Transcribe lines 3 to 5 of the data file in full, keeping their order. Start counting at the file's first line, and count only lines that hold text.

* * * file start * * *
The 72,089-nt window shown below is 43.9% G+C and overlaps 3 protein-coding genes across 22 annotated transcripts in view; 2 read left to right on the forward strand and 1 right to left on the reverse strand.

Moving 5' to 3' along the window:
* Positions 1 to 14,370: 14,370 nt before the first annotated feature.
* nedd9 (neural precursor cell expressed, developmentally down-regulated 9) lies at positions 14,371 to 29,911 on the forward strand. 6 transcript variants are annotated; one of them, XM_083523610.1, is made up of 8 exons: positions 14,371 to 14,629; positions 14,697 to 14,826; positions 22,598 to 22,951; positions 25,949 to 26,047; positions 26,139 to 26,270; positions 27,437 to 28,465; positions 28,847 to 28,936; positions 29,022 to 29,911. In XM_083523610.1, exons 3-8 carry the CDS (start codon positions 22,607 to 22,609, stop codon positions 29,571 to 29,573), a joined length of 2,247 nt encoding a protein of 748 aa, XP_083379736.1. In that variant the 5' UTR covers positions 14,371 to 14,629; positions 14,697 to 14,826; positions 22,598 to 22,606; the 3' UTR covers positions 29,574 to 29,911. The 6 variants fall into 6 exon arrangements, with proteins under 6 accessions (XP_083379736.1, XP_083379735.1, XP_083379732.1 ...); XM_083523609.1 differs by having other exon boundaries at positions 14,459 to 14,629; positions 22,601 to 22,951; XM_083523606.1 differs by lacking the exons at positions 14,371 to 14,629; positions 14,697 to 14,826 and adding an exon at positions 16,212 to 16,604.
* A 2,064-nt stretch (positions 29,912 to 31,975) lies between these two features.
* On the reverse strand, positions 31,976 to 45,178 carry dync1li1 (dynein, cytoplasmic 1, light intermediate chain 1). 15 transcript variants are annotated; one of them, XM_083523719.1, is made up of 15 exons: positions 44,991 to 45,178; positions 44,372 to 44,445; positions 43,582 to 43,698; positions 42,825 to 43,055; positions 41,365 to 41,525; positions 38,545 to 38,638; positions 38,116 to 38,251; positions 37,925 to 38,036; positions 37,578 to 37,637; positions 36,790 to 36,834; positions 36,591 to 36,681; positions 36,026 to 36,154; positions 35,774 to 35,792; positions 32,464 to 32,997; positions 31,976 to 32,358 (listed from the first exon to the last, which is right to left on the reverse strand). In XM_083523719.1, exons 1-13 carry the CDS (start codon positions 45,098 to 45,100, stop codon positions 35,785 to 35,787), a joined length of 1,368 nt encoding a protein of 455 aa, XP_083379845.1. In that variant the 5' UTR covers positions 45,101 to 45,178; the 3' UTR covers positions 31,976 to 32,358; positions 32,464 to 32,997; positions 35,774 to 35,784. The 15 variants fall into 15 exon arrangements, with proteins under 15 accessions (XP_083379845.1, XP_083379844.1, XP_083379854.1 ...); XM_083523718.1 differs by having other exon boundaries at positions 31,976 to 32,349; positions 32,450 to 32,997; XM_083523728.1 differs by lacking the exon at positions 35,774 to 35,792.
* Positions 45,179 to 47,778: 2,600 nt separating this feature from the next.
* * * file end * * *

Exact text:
* Positions 1 to 14,370: 14,370 nt before the first annotated feature.
* nedd9 (neural precursor cell expressed, developmentally down-regulated 9) lies at positions 14,371 to 29,911 on the forward strand. 6 transcript variants are annotated; one of them, XM_083523610.1, is made up of 8 exons: positions 14,371 to 14,629; positions 14,697 to 14,826; positions 22,598 to 22,951; positions 25,949 to 26,047; positions 26,139 to 26,270; positions 27,437 to 28,465; positions 28,847 to 28,936; positions 29,022 to 29,911. In XM_083523610.1, exons 3-8 carry the CDS (start codon positions 22,607 to 22,609, stop codon positions 29,571 to 29,573), a joined length of 2,247 nt encoding a protein of 748 aa, XP_083379736.1. In that variant the 5' UTR covers positions 14,371 to 14,629; positions 14,697 to 14,826; positions 22,598 to 22,606; the 3' UTR covers positions 29,574 to 29,911. The 6 variants fall into 6 exon arrangements, with proteins under 6 accessions (XP_083379736.1, XP_083379735.1, XP_083379732.1 ...); XM_083523609.1 differs by having other exon boundaries at positions 14,459 to 14,629; positions 22,601 to 22,951; XM_083523606.1 differs by lacking the exons at positions 14,371 to 14,629; positions 14,697 to 14,826 and adding an exon at positions 16,212 to 16,604.
* A 2,064-nt stretch (positions 29,912 to 31,975) lies between these two features.